We went there after a super fun trip to Soergel’s with Brittany Angell and her husband Rich who were in town visiting us. We had so much fun hanging out with Brittany and Rich, we didn’t want them to ever leave! They brought along their tiny dog Cliff, who is adorable, and quickly became Charlie’s best friend in the whole wide world. They look like such an odd couple, and Cliff is so small that he actually makes our 11 pound Shih Tzu look big! They played, and played, and for once a dog showed Chuck Dickens who is boss! Tears of laughter flowed down all of our cheeks watching these two play.



We also got to pet this extremely sweet and fluffy Bichon outside of Whole Foods. Best day ever!

Sorry I get so distracted with puppies…what was I saying again? Oh right…. Brittany wanted to explore all of the aisles of our big Whole Foods Market, as any Paleo/Real Food foodie would, because we are nerds who get really excited to see what each Whole Foods looks like in different cities. If it weren’t for Brittany wanting to explore our Whole Foods, I would have never found these golden raisins!




The other reason I wanted to make this ice cream was because I wanted to make a special treat for the Queen of all treats, Brittany. Brittany has Hashimoto’s Thyroiditis and she has a severe autoimmune reaction when she eats eggs or coconut. This ice cream recipe is dairy-free, coconut-free, and egg-free… perfect for Brittany! Another great thing about cashew ice cream is that the texture is fantastic! It doesn’t need things like egg yolks or starch to give it that creamy consistency, so that’s an added bonus. The original recipe that Bill’s aunt uses does contain xanthan gum for texture and consistency, but I made our batch without it, and it was just as great! This recipe is great topped with fresh fruit, or you could mix in chocolate chips. It’s also wonderful just on it’s own! Hope you enjoy!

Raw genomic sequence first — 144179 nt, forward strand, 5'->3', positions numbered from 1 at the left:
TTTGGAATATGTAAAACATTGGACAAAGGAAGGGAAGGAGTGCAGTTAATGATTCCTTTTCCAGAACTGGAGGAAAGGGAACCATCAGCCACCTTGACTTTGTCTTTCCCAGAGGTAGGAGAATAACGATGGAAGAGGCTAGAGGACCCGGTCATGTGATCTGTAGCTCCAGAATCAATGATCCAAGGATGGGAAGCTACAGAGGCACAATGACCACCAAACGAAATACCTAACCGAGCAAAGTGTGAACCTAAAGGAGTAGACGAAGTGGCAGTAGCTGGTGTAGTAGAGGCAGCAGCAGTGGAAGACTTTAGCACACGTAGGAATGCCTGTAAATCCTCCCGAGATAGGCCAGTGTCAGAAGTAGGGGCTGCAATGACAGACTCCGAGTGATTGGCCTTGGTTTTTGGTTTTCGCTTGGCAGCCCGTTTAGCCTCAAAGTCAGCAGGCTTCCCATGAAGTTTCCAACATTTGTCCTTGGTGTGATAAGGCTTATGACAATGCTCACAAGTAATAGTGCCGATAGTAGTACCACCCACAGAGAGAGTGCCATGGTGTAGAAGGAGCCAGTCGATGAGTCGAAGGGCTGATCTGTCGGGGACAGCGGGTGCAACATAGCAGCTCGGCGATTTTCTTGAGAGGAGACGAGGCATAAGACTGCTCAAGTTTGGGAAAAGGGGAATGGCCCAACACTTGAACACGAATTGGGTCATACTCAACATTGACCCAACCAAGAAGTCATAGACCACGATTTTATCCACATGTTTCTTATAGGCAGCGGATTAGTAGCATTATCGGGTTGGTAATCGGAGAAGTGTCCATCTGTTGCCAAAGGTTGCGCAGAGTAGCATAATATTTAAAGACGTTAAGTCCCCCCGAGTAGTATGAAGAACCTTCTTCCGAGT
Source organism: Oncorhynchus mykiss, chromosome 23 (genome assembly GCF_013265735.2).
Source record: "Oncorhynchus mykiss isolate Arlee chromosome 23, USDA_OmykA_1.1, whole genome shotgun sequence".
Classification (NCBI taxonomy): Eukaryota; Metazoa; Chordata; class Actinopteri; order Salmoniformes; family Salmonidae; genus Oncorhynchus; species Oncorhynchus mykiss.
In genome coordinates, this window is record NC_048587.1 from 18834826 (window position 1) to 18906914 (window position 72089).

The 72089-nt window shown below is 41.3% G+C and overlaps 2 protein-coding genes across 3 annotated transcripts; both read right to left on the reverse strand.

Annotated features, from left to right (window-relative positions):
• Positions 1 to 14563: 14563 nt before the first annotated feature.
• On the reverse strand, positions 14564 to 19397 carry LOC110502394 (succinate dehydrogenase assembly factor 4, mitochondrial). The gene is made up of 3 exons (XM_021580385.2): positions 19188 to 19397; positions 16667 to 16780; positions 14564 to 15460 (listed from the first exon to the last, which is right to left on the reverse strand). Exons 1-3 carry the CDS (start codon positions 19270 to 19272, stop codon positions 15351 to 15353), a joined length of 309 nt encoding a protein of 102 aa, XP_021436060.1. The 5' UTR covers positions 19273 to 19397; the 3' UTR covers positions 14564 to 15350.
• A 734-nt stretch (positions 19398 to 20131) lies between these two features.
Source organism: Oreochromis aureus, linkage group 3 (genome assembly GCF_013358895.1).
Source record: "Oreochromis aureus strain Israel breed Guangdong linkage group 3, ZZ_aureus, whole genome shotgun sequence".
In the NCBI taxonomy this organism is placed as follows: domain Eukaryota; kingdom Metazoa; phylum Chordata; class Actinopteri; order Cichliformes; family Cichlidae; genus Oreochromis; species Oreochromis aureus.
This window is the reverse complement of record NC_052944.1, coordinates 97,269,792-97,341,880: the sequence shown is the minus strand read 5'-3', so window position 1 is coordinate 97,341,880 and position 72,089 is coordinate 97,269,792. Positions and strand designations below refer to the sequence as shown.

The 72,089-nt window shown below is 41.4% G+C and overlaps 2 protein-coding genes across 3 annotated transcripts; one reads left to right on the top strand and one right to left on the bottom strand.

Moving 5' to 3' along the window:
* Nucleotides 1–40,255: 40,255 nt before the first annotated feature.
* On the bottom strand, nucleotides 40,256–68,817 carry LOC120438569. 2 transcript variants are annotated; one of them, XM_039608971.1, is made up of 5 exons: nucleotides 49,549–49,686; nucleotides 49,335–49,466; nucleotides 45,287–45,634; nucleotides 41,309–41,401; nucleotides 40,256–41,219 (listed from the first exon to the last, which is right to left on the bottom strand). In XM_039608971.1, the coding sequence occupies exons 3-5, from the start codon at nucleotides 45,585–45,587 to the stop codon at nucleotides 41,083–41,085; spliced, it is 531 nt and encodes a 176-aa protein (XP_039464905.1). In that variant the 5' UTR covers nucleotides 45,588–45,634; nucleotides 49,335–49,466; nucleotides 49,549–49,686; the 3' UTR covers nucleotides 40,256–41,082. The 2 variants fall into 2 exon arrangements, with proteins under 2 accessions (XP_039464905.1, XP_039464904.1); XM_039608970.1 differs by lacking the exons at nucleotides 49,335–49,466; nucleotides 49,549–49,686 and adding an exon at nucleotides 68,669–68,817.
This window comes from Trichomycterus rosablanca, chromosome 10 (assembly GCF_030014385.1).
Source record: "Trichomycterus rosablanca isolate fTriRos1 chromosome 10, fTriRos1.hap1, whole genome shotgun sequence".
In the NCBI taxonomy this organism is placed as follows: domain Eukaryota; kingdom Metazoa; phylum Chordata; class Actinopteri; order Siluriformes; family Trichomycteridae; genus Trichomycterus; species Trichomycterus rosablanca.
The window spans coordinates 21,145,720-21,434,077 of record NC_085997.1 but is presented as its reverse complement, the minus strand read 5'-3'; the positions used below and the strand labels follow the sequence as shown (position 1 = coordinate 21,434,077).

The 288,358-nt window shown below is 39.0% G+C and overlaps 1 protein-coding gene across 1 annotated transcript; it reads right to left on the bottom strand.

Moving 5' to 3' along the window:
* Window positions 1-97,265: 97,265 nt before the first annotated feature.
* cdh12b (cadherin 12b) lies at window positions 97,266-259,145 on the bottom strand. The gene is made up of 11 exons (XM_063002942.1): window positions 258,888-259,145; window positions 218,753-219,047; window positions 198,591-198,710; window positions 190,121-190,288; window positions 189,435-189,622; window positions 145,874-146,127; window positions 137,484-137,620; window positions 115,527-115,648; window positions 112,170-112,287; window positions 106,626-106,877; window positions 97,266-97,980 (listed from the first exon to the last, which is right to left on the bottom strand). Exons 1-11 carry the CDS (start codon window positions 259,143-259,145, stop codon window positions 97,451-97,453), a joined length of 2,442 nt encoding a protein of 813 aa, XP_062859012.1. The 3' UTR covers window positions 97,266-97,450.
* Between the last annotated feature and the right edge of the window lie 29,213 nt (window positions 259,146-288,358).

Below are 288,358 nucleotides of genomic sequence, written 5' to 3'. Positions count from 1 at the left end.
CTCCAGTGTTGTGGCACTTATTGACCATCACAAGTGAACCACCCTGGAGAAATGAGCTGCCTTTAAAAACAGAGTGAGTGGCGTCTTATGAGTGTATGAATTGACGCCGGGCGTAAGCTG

Vanilla Cashew Ice Cream

Bill's aunt always makes the most delicious cashew ice cream, and we always look forward to dessert at her house! We love the ice cream so much, that we wanted to try our hand at her recipe. Our recipe is slightly different, but the result is very similar. A simple to make, and extremely delicious non-dairy ice cream!

Serves: 8

Serves: 8decrease servingsincrease servings



Note, these instructions are written assuming the standard serving size, since you have modified the number of servings, these steps may need to be modified for best results
  1. Place the cashews in a medium sized mixing bowl, and cover with filtered water. Refrigerate overnight.
  2. Drain the water from the cashews, and place them in a food processor or high speed blender.
  3. Pour the chilled almond milk and maple syrup over the cashews, and add the golden raisins, vanilla, and sea salt.
  4. Puree the mixture until completely smooth, about 3 minutes.
  5. Once the mixture is blended, pour into your ice cream maker and process for 20 minutes.
  6. After 20 minutes the ice cream will be the consistency of soft serve, and can be served this way.
  7. Transfer the ice cream to a freezer safe container, and keep frozen until serving.
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    1. Almamater
      February 7, 2015

      I followed this recipe to the letter, and it wasn’t good. It was grainy and flavorless. I paid $5 for 6 oz. of the unsulphured raisins and $8 for the cashews, and it was an expensive waste of money. No one who tried it liked it.